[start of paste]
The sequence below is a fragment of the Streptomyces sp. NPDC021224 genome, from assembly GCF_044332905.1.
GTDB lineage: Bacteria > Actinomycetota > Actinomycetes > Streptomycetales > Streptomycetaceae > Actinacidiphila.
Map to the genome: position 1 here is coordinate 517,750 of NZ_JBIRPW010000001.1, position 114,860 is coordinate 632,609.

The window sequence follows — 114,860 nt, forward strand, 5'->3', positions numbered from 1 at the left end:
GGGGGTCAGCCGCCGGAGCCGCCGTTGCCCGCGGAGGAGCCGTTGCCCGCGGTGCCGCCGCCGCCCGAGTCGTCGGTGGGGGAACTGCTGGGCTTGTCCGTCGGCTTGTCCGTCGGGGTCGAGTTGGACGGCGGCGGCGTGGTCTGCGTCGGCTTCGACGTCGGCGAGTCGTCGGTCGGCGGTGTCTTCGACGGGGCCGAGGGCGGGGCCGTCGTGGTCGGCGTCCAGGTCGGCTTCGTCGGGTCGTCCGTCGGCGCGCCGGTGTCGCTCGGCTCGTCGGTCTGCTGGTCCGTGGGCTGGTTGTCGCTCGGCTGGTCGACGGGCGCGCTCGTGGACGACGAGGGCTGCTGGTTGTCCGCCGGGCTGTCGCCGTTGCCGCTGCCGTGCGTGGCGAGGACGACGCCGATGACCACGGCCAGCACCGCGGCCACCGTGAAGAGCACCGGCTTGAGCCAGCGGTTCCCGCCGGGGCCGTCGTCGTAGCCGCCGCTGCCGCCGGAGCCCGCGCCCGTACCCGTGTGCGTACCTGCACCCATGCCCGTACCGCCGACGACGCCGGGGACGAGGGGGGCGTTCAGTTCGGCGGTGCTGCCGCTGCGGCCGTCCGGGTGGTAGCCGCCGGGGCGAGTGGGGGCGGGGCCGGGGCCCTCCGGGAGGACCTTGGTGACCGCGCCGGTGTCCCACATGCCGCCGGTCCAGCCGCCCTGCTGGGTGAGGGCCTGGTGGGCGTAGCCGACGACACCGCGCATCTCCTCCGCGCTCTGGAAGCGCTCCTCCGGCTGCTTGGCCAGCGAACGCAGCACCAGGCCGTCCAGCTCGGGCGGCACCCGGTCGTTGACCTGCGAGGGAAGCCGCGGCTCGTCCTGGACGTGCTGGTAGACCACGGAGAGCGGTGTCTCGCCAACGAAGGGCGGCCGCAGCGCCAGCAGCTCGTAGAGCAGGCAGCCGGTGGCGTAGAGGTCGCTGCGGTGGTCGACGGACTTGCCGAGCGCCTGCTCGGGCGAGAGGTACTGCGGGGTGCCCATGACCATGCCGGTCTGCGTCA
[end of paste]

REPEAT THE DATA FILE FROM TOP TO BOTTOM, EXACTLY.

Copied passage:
The sequence below is a fragment of the Streptomyces sp. NPDC021224 genome, from assembly GCF_044332905.1.
GTDB lineage: Bacteria > Actinomycetota > Actinomycetes > Streptomycetales > Streptomycetaceae > Actinacidiphila.
Map to the genome: position 1 here is coordinate 517,750 of NZ_JBIRPW010000001.1, position 114,860 is coordinate 632,609.

The window sequence follows — 114,860 nt, forward strand, 5'->3', positions numbered from 1 at the left end:
GGGGGTCAGCCGCCGGAGCCGCCGTTGCCCGCGGAGGAGCCGTTGCCCGCGGTGCCGCCGCCGCCCGAGTCGTCGGTGGGGGAACTGCTGGGCTTGTCCGTCGGCTTGTCCGTCGGGGTCGAGTTGGACGGCGGCGGCGTGGTCTGCGTCGGCTTCGACGTCGGCGAGTCGTCGGTCGGCGGTGTCTTCGACGGGGCCGAGGGCGGGGCCGTCGTGGTCGGCGTCCAGGTCGGCTTCGTCGGGTCGTCCGTCGGCGCGCCGGTGTCGCTCGGCTCGTCGGTCTGCTGGTCCGTGGGCTGGTTGTCGCTCGGCTGGTCGACGGGCGCGCTCGTGGACGACGAGGGCTGCTGGTTGTCCGCCGGGCTGTCGCCGTTGCCGCTGCCGTGCGTGGCGAGGACGACGCCGATGACCACGGCCAGCACCGCGGCCACCGTGAAGAGCACCGGCTTGAGCCAGCGGTTCCCGCCGGGGCCGTCGTCGTAGCCGCCGCTGCCGCCGGAGCCCGCGCCCGTACCCGTGTGCGTACCTGCACCCATGCCCGTACCGCCGACGACGCCGGGGACGAGGGGGGCGTTCAGTTCGGCGGTGCTGCCGCTGCGGCCGTCCGGGTGGTAGCCGCCGGGGCGAGTGGGGGCGGGGCCGGGGCCCTCCGGGAGGACCTTGGTGACCGCGCCGGTGTCCCACATGCCGCCGGTCCAGCCGCCCTGCTGGGTGAGGGCCTGGTGGGCGTAGCCGACGACACCGCGCATCTCCTCCGCGCTCTGGAAGCGCTCCTCCGGCTGCTTGGCCAGCGAACGCAGCACCAGGCCGTCCAGCTCGGGCGGCACCCGGTCGTTGACCTGCGAGGGAAGCCGCGGCTCGTCCTGGACGTGCTGGTAGACCACGGAGAGCGGTGTCTCGCCAACGAAGGGCGGCCGCAGCGCCAGCAGCTCGTAGAGCAGGCAGCCGGTGGCGTAGAGGTCGCTGCGGTGGTCGACGGACTTGCCGAGCGCCTGCTCGGGCGAGAGGTACTGCGGGGTGCCCATGACCATGCCGGTCTGCGTCA